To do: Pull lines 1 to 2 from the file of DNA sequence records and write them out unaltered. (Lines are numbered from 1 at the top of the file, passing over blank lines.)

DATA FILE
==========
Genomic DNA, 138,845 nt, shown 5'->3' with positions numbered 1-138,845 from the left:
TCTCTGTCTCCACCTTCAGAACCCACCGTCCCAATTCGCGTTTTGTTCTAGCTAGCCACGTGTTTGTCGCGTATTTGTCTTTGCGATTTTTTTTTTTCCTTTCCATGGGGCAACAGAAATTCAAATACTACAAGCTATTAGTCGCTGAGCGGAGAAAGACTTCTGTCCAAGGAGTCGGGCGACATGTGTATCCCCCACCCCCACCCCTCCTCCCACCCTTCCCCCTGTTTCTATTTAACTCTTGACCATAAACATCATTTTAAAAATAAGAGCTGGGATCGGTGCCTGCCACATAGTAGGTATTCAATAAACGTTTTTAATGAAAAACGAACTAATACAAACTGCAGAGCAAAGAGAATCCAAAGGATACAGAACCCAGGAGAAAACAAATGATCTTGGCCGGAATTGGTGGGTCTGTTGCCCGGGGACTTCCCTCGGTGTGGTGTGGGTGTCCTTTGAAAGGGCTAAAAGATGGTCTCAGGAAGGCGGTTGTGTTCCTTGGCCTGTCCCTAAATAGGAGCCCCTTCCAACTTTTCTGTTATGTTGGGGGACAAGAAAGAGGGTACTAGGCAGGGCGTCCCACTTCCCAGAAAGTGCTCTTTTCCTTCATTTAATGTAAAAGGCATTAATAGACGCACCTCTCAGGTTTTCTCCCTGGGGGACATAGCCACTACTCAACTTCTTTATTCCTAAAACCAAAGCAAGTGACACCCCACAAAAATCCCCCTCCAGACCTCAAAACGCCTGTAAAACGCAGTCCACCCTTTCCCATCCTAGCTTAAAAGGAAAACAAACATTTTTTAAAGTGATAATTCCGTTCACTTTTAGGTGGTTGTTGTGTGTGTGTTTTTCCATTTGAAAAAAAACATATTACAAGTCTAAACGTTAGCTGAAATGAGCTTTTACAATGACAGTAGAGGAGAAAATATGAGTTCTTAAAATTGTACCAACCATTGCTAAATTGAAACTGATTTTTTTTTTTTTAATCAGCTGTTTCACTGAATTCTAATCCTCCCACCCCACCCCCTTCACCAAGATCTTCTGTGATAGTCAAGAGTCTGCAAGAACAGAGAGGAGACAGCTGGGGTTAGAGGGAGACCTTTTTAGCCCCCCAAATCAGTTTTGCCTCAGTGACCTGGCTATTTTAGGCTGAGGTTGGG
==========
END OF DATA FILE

Genomic DNA, 138,845 nt, shown 5'->3' with positions numbered 1-138,845 from the left:
TCTCTGTCTCCACCTTCAGAACCCACCGTCCCAATTCGCGTTTTGTTCTAGCTAGCCACGTGTTTGTCGCGTATTTGTCTTTGCGATTTTTTTTTTTCCTTTCCATGGGGCAACAGAAATTCAAATACTACAAGCTATTAGTCGCTGAGCGGAGAAAGACTTCTGTCCAAGGAGTCGGGCGACATGTGTATCCCCCACCCCCACCCCTCCTCCCACCCTTCCCCCTGTTTCTATTTAACTCTTGACCATAAACATCATTTTAAAAATAAGAGCTGGGATCGGTGCCTGCCACATAGTAGGTATTCAATAAACGTTTTTAATGAAAAACGAACTAATACAAACTGCAGAGCAAAGAGAATCCAAAGGATACAGAACCCAGGAGAAAACAAATGATCTTGGCCGGAATTGGTGGGTCTGTTGCCCGGGGACTTCCCTCGGTGTGGTGTGGGTGTCCTTTGAAAGGGCTAAAAGATGGTCTCAGGAAGGCGGTTGTGTTCCTTGGCCTGTCCCTAAATAGGAGCCCCTTCCAACTTTTCTGTTATGTTGGGGGACAAGAAAGAGGGTACTAGGCAGGGCGTCCCACTTCCCAGAAAGTGCTCTTTTCCTTCATTTAATGTAAAAGGCATTAATAGACGCACCTCTCAGGTTTTCTCCCTGGGGGACATAGCCACTACTCAACTTCTTTATTCCTAAAACCAAAGCAAGTGACACCCCACAAAAATCCCCCTCCAGACCTCAAAACGCCTGTAAAACGCAGTCCACCCTTTCCCATCCTAGCTTAAAAGGAAAACAAACATTTTTTAAAGTGATAATTCCGTTCACTTTTAGGTGGTTGTTGTGTGTGTGTTTTTCCATTTGAAAAAAAACATATTACAAGTCTAAACGTTAGCTGAAATGAGCTTTTACAATGACAGTAGAGGAGAAAATATGAGTTCTTAAAATTGTACCAACCATTGCTAAATTGAAACTGATTTTTTTTTTTTTAATCAGCTGTTTCACTGAATTCTAATCCTCCCACCCCACCCCCTTCACCAAGATCTTCTGTGATAGTCAAGAGTCTGCAAGAACAGAGAGGAGACAGCTGGGGTTAGAGGGAGACCTTTTTAGCCCCCCAAATCAGTTTTGCCTCAGTGACCTGGCTATTTTAGGCTGAGGTTGGG